As always, names/some details changed to protect patient confidentiality, plus my annotations in brackets/italics.

Hey Paul,
Quick question [Need I even comment about the "quick question" phrase, and how this unintentionally devalues what ID docs do? OK, I've commented, and yes I'm hypersensitive] – one of my patients, a 38-year-old woman from Serbia, is about to start biologics for rheumatoid arthritis [you can see this is going to be a latent tuberculosis testing question from miles away].
She’s not sure if she got BCG as a child [yep, called that one], so I did both [uh-oh] a PPD and sent a quantiferon gold [note this is not the crazy alphabetizing of the branded interferon gamma release assay (IGRA) products, which for some reason is "QuantiFERON®-TB Gold" or the other one, which just goes with all-caps, "T-SPOT.TB", and throws a period in the middle -- jeeze, marketers]. The PPD is positive at 20 mm, but the quantiferon is negative [of course -- otherwise there's no question]. Her CXR is negative.
My conclusion is that she does not have TB and therefore does not need preventive therapy prior to starting biologics [that's notable -- putting your money down!]. Is that the correct conclusion?
I’m sure this is a very easy question [ah, not so easy after all] as you must get it all the time [second part is most certainly true].
Thank you very much sir [so formal! or maybe he was in the military] for your time.
Archie [not his real name, but it was the name of a dog we had growing up, a long-haired dachshund]

As noted above, nope, not so easy. Let’s consider the variables:

  • She’s from a part of the world with a higher rate of TB than we have here. So the prior probability of latent TB is greater than if she was US-born, though it’s not as high as this.
  • She’s about to get “biologics”, which by convention means some sort of expensive immunosuppressive drug, probably a TNF-inhibitor. These are of course great potentiators of TB, some worse than others.
  • She may have received BCG, which can give you a false-positive tuberculin skin test. But this effect typically wanes over time, and even if she did get BCG, it’s probably not very effective in preventing adult TB.
  • The sensitivity of the skin test vs IGRA is all but impossible to determine — because there is no gold standard for latent tuberculosis.

To summarize, the positive skin test could be a true positive, or could be a false positive from the (maybe) BCG. And the negative IGRA could be a true negative, or could be a false negative because it’s not 100% sensitive.

So what to do? Here was my answer:

Hi Archie,
The problem is that there is no gold standard — either one could be right. You might consider sending a T-SPOT, since it could be a bit more sensitive than the QF. But since biologics are strong potentiators of active TB, in general I’d recommend preventive therapy for a couple of months before she starts it (then completing a full course) since she’s from a part of the world with more TB than we have here.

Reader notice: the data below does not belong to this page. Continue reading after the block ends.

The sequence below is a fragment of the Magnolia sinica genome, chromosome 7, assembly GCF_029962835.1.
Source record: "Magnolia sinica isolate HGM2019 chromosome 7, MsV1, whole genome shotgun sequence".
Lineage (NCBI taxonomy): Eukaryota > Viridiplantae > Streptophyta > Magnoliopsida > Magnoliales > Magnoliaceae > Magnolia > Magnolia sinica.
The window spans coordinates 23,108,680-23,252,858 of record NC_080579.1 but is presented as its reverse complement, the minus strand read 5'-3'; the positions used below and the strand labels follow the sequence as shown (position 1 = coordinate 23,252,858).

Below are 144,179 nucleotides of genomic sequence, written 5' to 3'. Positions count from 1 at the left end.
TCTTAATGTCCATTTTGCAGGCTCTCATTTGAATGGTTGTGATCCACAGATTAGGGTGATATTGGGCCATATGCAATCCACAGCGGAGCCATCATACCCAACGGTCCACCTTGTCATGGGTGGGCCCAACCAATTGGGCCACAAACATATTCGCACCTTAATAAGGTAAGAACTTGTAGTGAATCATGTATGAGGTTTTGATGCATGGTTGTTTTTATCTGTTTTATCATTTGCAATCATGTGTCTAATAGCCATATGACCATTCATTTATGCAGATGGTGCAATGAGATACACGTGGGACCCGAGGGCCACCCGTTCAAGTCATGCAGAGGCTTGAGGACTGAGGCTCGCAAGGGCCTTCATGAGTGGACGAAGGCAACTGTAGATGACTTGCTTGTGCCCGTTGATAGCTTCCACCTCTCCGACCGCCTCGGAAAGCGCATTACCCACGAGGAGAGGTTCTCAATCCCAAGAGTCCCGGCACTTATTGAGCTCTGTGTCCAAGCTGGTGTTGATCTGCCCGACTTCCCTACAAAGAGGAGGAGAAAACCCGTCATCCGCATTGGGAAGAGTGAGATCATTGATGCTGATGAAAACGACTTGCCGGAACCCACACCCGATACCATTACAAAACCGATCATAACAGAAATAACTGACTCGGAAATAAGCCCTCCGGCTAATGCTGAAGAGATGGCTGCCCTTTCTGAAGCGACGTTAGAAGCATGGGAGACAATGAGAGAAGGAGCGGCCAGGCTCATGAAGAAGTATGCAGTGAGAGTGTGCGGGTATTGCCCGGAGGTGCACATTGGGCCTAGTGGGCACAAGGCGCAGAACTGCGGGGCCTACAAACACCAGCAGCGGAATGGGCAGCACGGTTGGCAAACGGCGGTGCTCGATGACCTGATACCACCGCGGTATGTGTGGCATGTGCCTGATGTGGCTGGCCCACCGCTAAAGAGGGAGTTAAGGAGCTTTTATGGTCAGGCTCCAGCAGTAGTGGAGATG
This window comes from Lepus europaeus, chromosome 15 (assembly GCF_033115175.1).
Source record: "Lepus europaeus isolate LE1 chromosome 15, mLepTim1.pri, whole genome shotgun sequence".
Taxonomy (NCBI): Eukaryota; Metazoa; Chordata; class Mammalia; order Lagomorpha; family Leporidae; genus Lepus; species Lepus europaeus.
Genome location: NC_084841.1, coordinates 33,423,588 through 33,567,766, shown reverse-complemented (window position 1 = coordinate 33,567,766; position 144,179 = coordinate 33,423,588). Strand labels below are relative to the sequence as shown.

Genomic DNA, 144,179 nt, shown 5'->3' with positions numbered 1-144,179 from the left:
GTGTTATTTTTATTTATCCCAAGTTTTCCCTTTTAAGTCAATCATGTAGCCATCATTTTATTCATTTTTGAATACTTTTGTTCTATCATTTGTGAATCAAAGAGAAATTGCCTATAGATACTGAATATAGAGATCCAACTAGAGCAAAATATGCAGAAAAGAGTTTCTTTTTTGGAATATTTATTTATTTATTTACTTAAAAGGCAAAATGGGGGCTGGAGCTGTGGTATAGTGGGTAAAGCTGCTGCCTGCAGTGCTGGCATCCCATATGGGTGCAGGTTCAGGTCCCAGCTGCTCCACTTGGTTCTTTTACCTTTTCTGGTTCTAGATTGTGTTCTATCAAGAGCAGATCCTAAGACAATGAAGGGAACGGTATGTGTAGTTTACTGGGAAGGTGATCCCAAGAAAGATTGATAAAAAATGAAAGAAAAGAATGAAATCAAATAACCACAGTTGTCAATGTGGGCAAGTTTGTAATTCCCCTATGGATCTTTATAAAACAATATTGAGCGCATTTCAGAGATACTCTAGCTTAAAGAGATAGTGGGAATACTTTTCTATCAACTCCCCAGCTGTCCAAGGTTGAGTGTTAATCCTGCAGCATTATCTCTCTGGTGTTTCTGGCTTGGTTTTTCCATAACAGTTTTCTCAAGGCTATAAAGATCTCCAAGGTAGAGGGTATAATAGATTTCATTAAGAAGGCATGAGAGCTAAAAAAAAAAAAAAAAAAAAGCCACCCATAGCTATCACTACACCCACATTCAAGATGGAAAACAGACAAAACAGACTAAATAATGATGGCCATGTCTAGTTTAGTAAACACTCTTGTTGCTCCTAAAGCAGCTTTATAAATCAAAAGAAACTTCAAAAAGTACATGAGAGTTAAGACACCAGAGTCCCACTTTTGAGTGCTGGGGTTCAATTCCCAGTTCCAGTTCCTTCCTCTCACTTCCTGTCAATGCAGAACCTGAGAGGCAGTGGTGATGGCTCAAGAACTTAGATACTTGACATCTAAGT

A formal consult would be reasonable if this isn’t clear, or if you/she want.
PS: we had a dog named Archie when I was a kid.

So my question for you TB specialists out there — since this is such a common question, why doesn’t managing it appear in all the various guidelines and textbooks? Or am I missing it somewhere?

And speaking of dogs, it’s been a while since I showed a picture of Louie.

October 30th, 2014

Why the IPERGAY (Yes, That’s Its Name) Study Could Substantially Increase Use of PrEP

Yesterday, the French IPERGAY study of intermittent pre-exposure prophylaxis (PrEP) was stopped early by the Data Safety Monitoring Board, and for the best reason – the evidence demonstrating that it prevented HIV was overwhelming.

For those who read French, here’s the official announcement. (Scroll down for the English.) And for those who can’t believe the name, it stands for “Intervention Prophylactique pour Et avec les Gays”. Of course.

Here’s a short English version of the study: IPERGAY was a randomized trial of intermittent, “on demand” PrEP vs placebo done in high risk, HIV negative, men who have sex with men (MSM) in France and Canada. The specific strategy tested was:

  • Two tablets of tenofovir/emtricitabine (Truvada) from 2-24 hours before sex
  • One tablet 24 hours later
  • Another tablet 24 hours after that one

So a total of 4 tablets over 3 days for episodic sexual activity, with an option for daily use for more frequent exposures.

We saw the pharmacokinetic data from IPERGAY in Melbourne, which showed that this strategy generated blood levels of tenofovir highly predictive of protection, and that appears to be borne out in these results. The full study detail are not yet available, but encouragingly they are reported to be better than iPrEx (the first study of PrEP in MSM). These results, along with the PROUD trial done in Britain — also stopped early for efficacy — substantially strengthen the data for PrEP in MSM.

So will the results increase the prescribing of PrEP? Even though the FDA has only approved  tenofovir/FTC for daily use for prevention? I say it will, and here’s why:

  1. Patients have been asking about intermittent “on demand” dosing since the first day people were even thinking about PrEP.
  2. Even though iPrEx was a study of daily PrEP, it appears that many study subjects were taking it intermittently — and still were protected if they got drug levels correlating with 4 or more pills/week.
  3. Compared with daily dosing, this IPERGAY strategy will cost less.
  4. It will also reduce drug exposure, and hence likely toxicity.
  5. No one can say “IPERGAY” without smiling. Said with a French accent, of course.

Just like this film clip (it’s Monty Python week). Roll ‘em!

(Hat tip to the excellent Myles Helfand for alerting me to the results.)

October 27th, 2014

IDSA Opposes Mandatory Quarantine of Healthcare Workers, and Andy Borowitz Is A Very Funny Person

Borowitz-Chris-Christie-Doctor-690From the Infectious Diseases Society of America (IDSA):

Strategies to limit the potential for Ebola virus disease transmission from returning healthcare and humanitarian aid workers as well as from other travelers should be based on the best available medical, scientific and epidemiological evidence; be proportional to the risk; balance the rights of individuals and the community; minimize unintended negative consequences; and minimize unnecessary use of limited resources. For these reasons: